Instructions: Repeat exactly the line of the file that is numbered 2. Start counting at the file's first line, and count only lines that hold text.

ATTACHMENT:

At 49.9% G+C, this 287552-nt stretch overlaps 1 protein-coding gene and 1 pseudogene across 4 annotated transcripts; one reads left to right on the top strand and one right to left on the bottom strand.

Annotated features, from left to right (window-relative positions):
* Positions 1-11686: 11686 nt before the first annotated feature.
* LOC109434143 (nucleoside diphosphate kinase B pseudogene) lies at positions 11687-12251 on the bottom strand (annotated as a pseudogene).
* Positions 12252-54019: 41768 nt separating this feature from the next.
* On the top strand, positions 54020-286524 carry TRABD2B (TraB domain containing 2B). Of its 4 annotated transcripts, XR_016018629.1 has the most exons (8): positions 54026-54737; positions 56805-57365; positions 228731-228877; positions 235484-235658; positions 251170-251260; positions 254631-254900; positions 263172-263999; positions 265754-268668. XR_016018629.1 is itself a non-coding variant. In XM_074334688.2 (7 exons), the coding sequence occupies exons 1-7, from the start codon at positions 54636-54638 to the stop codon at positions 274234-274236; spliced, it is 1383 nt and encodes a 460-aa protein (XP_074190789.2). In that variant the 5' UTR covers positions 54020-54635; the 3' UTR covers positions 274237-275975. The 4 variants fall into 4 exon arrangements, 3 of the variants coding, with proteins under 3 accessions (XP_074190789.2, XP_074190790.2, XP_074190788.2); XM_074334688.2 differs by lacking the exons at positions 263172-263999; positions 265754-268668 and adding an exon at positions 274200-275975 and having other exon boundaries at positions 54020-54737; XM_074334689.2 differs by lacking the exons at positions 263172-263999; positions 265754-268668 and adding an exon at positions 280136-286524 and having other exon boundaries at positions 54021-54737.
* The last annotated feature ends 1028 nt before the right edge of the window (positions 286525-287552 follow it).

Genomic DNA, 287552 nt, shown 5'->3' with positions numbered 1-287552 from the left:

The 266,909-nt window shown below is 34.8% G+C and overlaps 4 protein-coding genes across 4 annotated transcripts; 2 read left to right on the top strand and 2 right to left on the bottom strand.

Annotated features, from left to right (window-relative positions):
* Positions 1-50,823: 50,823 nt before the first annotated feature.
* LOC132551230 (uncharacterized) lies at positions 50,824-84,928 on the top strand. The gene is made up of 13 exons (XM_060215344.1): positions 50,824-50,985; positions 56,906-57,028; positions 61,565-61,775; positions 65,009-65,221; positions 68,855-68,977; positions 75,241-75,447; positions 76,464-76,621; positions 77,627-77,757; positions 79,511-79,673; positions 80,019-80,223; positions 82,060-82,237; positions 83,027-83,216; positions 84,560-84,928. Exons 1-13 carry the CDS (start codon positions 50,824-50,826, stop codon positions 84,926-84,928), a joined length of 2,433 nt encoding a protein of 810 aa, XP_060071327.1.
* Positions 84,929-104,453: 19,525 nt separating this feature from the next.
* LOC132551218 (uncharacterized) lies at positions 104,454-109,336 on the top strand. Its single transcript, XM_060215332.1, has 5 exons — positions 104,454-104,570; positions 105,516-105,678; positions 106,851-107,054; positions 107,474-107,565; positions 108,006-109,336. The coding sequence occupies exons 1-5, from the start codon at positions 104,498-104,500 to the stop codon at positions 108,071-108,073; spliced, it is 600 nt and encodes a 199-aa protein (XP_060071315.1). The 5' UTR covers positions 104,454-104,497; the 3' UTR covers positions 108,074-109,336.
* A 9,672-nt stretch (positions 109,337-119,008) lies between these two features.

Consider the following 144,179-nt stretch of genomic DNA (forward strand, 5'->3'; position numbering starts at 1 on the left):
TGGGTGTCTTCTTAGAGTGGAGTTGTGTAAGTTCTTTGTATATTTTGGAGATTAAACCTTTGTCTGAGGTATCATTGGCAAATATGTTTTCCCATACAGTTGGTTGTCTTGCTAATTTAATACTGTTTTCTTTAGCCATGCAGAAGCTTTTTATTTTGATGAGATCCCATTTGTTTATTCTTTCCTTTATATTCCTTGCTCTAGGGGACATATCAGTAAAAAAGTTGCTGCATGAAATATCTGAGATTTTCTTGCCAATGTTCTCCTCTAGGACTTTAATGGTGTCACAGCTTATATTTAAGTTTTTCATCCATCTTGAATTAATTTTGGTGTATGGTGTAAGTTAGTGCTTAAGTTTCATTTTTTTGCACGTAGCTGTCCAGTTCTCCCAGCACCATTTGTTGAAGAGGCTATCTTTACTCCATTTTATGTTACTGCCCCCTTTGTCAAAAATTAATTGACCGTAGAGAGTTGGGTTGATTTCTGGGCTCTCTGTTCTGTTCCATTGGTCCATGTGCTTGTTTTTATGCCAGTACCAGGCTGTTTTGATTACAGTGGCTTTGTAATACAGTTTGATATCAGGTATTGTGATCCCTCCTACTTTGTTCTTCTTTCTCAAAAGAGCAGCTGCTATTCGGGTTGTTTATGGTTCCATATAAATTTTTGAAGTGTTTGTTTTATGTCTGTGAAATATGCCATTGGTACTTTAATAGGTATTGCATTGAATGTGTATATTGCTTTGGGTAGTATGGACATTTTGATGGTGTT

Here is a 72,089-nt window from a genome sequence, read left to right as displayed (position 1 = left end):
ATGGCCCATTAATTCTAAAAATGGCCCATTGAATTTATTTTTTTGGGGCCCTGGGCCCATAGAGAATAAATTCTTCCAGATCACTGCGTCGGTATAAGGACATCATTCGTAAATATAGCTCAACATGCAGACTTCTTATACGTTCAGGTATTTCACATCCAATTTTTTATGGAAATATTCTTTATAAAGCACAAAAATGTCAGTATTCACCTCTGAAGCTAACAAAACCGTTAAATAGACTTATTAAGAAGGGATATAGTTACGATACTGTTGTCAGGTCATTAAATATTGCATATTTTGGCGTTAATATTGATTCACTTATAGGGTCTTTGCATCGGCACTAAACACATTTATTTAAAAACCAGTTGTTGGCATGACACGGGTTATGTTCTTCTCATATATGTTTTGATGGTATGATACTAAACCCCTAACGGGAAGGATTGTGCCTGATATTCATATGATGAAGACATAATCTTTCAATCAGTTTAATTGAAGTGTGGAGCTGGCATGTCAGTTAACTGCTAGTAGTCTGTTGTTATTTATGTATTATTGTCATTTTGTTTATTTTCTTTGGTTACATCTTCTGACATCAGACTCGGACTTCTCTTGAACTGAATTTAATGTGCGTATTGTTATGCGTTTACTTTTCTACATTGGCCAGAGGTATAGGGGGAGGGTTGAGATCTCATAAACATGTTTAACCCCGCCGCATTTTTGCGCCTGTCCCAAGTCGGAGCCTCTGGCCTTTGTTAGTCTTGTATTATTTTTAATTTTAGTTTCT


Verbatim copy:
Annotated features, from left to right (window-relative positions):